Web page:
- Contributed by
- People in story:
- Albert Henry (Harry) Thompson, John Campbell (Campbell) Thompson
- Location of story:
- South Gosforth, Newcastle, Tyneside, County Durham and Northumberland
- Background to story:
- Article ID:
- Contributed on:
- 15 July 2005
This story was submitted to the People’s War site by a volunteer from Northumberland on behalf of Albert Henry (Harry) Thompson. Mr. Thompson fully understands the site’s terms and conditions, and the story has been added to the site with his permission.
One way of supplementing meat rations during the War years was to join a “Pig Club”. For centuries, gardeners and smallholders kept poultry and the odd pig or two for their own house use. The powers that be recognised that such practices would continue come what may, so they encouraged groups of people to form clubs, to buy, feed and look after pigs. The pigs were fed mostly with scraps from homes, cafés, bakeries, and anything edible that came to hand. Clubs were allowed to purchase, legally, small rations of feed or corn, to supplement this meagre diet. Also, the number of sacks of meal, etc, that “fell off the back of a wagon” was surprisingly large!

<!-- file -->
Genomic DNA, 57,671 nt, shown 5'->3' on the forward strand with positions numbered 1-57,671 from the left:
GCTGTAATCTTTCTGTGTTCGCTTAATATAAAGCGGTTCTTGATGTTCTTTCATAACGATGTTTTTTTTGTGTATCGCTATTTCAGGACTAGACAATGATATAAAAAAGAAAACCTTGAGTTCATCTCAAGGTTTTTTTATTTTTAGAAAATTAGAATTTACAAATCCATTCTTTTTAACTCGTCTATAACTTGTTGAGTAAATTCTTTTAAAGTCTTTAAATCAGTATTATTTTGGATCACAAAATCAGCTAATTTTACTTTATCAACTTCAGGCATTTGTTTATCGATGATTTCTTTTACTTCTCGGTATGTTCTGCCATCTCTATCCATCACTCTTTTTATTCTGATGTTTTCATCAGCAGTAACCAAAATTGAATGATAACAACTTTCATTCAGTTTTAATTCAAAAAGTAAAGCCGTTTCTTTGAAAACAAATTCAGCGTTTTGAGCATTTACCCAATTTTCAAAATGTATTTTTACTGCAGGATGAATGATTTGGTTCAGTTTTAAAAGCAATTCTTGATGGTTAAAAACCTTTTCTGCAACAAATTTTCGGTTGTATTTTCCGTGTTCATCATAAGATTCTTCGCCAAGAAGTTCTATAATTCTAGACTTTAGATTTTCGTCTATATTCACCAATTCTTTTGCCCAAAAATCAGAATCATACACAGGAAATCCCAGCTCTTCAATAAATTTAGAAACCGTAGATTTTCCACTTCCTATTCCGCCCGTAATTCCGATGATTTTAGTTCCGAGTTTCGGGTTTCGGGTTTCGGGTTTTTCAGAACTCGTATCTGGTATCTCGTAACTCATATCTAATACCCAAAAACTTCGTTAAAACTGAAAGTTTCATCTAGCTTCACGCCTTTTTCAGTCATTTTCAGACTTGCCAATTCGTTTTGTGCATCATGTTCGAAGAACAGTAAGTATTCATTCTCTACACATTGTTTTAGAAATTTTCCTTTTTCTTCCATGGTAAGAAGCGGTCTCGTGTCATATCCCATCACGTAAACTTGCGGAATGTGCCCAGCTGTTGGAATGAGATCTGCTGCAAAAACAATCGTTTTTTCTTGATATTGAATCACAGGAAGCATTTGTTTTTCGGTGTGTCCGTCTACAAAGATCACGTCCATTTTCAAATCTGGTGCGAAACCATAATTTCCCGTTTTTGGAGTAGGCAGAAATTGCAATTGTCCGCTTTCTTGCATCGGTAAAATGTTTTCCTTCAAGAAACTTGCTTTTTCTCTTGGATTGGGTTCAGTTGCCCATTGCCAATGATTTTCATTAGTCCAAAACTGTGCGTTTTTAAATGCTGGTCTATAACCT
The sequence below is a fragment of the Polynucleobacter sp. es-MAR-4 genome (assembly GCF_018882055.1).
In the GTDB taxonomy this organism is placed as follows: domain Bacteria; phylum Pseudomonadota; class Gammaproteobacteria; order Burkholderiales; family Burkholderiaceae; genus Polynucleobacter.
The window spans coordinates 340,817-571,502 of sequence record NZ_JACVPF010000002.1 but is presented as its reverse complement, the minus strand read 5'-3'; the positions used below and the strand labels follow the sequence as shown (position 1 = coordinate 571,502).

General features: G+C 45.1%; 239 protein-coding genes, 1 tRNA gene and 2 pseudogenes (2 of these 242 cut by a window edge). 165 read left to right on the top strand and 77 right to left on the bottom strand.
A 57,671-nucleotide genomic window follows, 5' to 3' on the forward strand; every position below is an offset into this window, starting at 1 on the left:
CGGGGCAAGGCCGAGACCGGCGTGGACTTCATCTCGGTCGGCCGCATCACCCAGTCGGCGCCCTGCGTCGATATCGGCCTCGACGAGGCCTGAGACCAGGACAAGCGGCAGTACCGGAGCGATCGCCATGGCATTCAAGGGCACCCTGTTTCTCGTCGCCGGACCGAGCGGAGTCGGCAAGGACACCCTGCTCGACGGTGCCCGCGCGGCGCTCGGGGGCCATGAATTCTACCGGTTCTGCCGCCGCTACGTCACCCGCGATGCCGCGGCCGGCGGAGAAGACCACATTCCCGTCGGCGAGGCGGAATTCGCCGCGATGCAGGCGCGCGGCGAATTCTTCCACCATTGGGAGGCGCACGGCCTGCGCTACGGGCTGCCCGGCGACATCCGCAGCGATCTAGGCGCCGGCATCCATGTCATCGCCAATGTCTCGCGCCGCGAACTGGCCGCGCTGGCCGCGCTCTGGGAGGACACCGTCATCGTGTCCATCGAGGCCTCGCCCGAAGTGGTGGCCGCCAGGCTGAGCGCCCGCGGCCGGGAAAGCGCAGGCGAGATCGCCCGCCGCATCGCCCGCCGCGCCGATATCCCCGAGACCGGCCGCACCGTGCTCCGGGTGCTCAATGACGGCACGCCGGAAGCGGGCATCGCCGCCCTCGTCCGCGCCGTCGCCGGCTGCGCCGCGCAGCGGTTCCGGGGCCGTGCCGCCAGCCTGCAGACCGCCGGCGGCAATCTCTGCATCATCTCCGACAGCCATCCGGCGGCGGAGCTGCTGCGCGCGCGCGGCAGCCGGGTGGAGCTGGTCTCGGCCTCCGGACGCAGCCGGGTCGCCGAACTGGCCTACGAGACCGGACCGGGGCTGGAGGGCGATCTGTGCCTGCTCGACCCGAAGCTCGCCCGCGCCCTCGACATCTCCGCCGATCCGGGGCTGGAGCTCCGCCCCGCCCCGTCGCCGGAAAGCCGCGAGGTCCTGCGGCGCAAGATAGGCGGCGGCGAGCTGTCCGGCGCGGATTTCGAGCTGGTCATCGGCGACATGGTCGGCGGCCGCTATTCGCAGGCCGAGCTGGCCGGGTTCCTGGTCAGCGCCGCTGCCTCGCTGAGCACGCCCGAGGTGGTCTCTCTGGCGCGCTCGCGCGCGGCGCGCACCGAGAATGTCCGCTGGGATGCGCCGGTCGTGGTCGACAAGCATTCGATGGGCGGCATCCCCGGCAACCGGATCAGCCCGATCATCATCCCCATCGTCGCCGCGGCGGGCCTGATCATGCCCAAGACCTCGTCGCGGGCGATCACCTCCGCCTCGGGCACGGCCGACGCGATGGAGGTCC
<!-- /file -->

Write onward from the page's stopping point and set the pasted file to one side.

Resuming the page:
Harry's Father, J. Campbell Thompson, joined a Club that invested in a small pig farm at South Gosforth, a few miles north of Newcastle. The Club had about thirty members, mainly butchers, hauliers, or doctors. Forty to fifty pigs were kept on the farm.
Perhaps, ten pigs were slaughtered at any one time. When they were ready for slaughter, which was a big day in the life of the Club, half of the carcasses were sold to the Government, to help with the rationing, and the remainder was divided between Club members, as either pork or bacon. On formation of a Club, each member was called upon to contribute money and to care for the pigs. It was not unusual for those members who had been slow to help with the upkeep of the animal to be first in the queue when meat and bacon were being shared out!
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